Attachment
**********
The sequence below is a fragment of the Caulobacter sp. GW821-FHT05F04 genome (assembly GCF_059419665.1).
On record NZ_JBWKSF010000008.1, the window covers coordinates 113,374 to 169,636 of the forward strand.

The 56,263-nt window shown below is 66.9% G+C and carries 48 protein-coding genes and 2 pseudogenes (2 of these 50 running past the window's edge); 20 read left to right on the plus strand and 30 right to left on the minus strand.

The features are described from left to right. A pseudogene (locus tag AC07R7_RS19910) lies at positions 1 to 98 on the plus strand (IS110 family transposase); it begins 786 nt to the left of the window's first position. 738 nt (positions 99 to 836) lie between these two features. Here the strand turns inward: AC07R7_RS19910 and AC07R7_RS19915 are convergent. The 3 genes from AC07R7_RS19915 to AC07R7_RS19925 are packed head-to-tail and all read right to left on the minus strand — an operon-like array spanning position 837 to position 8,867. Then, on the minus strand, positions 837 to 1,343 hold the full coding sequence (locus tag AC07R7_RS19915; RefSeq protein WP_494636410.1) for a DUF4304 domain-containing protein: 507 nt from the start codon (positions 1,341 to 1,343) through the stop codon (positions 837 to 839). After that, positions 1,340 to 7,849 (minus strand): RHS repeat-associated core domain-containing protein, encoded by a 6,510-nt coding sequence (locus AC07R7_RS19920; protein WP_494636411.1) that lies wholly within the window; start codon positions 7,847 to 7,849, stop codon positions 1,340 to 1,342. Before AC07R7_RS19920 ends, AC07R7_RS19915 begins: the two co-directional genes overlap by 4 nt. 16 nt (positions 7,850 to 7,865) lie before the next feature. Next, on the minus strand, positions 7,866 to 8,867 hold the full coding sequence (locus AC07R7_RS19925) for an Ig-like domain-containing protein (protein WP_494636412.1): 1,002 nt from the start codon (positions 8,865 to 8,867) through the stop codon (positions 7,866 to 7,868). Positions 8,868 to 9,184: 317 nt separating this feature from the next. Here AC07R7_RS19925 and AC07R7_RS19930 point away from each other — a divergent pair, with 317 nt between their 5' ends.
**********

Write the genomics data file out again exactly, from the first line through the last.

The sequence below is a fragment of the Caulobacter sp. GW821-FHT05F04 genome (assembly GCF_059419665.1).
On record NZ_JBWKSF010000008.1, the window covers coordinates 113,374 to 169,636 of the forward strand.

The 56,263-nt window shown below is 66.9% G+C and carries 48 protein-coding genes and 2 pseudogenes (2 of these 50 running past the window's edge); 20 read left to right on the plus strand and 30 right to left on the minus strand.

The features are described from left to right. A pseudogene (locus tag AC07R7_RS19910) lies at positions 1 to 98 on the plus strand (IS110 family transposase); it begins 786 nt to the left of the window's first position. 738 nt (positions 99 to 836) lie between these two features. Here the strand turns inward: AC07R7_RS19910 and AC07R7_RS19915 are convergent. The 3 genes from AC07R7_RS19915 to AC07R7_RS19925 are packed head-to-tail and all read right to left on the minus strand — an operon-like array spanning position 837 to position 8,867. Then, on the minus strand, positions 837 to 1,343 hold the full coding sequence (locus tag AC07R7_RS19915; RefSeq protein WP_494636410.1) for a DUF4304 domain-containing protein: 507 nt from the start codon (positions 1,341 to 1,343) through the stop codon (positions 837 to 839). After that, positions 1,340 to 7,849 (minus strand): RHS repeat-associated core domain-containing protein, encoded by a 6,510-nt coding sequence (locus AC07R7_RS19920; protein WP_494636411.1) that lies wholly within the window; start codon positions 7,847 to 7,849, stop codon positions 1,340 to 1,342. Before AC07R7_RS19920 ends, AC07R7_RS19915 begins: the two co-directional genes overlap by 4 nt. 16 nt (positions 7,850 to 7,865) lie before the next feature. Next, on the minus strand, positions 7,866 to 8,867 hold the full coding sequence (locus AC07R7_RS19925) for an Ig-like domain-containing protein (protein WP_494636412.1): 1,002 nt from the start codon (positions 8,865 to 8,867) through the stop codon (positions 7,866 to 7,868). Positions 8,868 to 9,184: 317 nt separating this feature from the next. Here AC07R7_RS19925 and AC07R7_RS19930 point away from each other — a divergent pair, with 317 nt between their 5' ends.